Tag Archives: prosperity gospel

Irresistible, by Andy Stanley, A Review

Irresistible: Reclaiming the New that Jesus Unleashed for the World. Pastor Andy Stanley overstates a central theme in his argument, but his critics should learn something from him as well.

A little backstory, as to why I decided to read this challenging book: I am not really the type of guy who would be naturally drawn to a pastor like Andy Stanley. At least, that is what I thought a few years ago.

Andy Stanley is the son of the well-known Atlanta pastor, Charles Stanley, who for years has been an example, par excellence, of classic, traditional Bible Belt preaching. When I think of the oft repeated phrase, “The Bible says… the Bible says…,” I think of Charles Stanley.

But I must confess. While he has had a profound, positive impact on the lives of many, and I am sure he is a wonderful man, Charles Stanley’s teaching never thrilled me personally.

About twenty years ago, I was teaching a Sunday school class on church history. I love studying and teaching church history. It helps deepen my love for God. The history of Christianity is often neglected in evangelical churches, so I was thankful for the privilege to try to fill in the gap, at our church. After a few weeks of examining how God has moved in the lives of influential Christians, across the centuries, one dear, elderly woman confronted me and asked, “It is all about history to you, isn’t it?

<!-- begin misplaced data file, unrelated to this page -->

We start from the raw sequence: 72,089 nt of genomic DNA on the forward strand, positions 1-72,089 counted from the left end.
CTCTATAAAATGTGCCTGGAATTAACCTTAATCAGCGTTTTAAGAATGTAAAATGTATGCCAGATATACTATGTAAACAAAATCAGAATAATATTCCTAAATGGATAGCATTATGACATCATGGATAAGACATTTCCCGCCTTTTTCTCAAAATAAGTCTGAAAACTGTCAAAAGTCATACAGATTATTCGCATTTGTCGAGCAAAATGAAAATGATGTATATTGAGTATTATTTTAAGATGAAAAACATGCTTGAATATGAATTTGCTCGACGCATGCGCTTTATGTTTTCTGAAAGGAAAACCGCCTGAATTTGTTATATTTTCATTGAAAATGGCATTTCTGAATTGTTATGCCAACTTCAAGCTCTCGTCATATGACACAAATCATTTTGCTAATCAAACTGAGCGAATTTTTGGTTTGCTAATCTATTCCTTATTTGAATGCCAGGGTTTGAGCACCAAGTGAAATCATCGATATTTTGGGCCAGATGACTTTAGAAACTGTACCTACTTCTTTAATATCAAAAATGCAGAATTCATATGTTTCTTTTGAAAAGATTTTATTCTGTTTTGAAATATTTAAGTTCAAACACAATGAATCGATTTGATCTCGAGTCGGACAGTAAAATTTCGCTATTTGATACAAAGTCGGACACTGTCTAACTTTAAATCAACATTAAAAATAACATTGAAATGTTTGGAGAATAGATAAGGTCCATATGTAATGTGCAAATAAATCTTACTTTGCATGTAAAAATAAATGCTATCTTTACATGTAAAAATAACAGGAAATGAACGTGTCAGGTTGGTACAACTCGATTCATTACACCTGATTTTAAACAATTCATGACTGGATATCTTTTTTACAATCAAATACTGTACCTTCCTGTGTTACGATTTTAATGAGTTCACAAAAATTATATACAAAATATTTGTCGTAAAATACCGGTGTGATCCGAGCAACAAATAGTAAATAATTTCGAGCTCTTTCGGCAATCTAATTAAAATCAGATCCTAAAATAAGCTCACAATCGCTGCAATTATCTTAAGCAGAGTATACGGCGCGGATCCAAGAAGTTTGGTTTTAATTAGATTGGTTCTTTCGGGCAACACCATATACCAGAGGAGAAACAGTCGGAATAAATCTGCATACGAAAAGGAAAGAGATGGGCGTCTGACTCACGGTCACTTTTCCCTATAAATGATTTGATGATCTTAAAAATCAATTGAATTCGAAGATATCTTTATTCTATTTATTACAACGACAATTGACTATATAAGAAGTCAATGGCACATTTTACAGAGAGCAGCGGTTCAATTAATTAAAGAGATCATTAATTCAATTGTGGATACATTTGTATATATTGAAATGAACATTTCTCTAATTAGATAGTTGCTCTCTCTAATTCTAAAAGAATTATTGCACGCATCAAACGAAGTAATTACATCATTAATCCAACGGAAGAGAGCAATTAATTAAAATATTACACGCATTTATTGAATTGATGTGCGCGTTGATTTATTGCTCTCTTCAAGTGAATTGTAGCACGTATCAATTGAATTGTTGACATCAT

Apparently, this woman did not understand why anyone in a Bible-believing church needed to waste their time learning about church history. I responded by saying something along the lines of, “Yes, I do believe that God works in history. Jesus did not just stop working in the world after the completion of the New Testament, and He continues to work in our world today.” This genuinely sweet woman then had that “I-have-no-clue-what-you-are-talking-about” look on her face.


The following week, the same woman walked into class, and handed me a whole set of resources from Charles Stanley’s InTouch Ministries to look at. I gulped. In particular, she pointed me to a cassette tape, with a title, something to the effect of why “the Bible alone is the Word of God.”